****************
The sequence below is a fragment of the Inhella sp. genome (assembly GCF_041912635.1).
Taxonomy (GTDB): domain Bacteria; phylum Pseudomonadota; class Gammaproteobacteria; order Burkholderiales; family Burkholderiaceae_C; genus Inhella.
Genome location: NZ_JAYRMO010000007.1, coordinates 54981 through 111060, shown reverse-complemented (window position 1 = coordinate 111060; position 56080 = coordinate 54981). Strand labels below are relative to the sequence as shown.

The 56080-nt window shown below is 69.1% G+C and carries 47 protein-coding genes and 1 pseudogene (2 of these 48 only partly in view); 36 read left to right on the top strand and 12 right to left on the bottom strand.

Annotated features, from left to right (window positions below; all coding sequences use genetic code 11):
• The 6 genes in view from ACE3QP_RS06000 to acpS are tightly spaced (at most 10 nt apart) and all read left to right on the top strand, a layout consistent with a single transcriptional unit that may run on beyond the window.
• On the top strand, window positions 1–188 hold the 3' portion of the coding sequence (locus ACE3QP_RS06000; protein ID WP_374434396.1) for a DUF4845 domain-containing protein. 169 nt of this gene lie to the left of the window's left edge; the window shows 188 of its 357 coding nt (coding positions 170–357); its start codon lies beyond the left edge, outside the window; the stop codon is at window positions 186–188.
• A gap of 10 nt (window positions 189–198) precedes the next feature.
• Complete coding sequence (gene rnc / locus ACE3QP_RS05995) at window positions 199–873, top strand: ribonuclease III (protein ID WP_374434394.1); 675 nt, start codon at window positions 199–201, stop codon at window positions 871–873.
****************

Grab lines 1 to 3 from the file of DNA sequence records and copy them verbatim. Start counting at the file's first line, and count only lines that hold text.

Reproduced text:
The sequence below is a fragment of the Inhella sp. genome (assembly GCF_041912635.1).
Taxonomy (GTDB): domain Bacteria; phylum Pseudomonadota; class Gammaproteobacteria; order Burkholderiales; family Burkholderiaceae_C; genus Inhella.
Genome location: NZ_JAYRMO010000007.1, coordinates 54981 through 111060, shown reverse-complemented (window position 1 = coordinate 111060; position 56080 = coordinate 54981). Strand labels below are relative to the sequence as shown.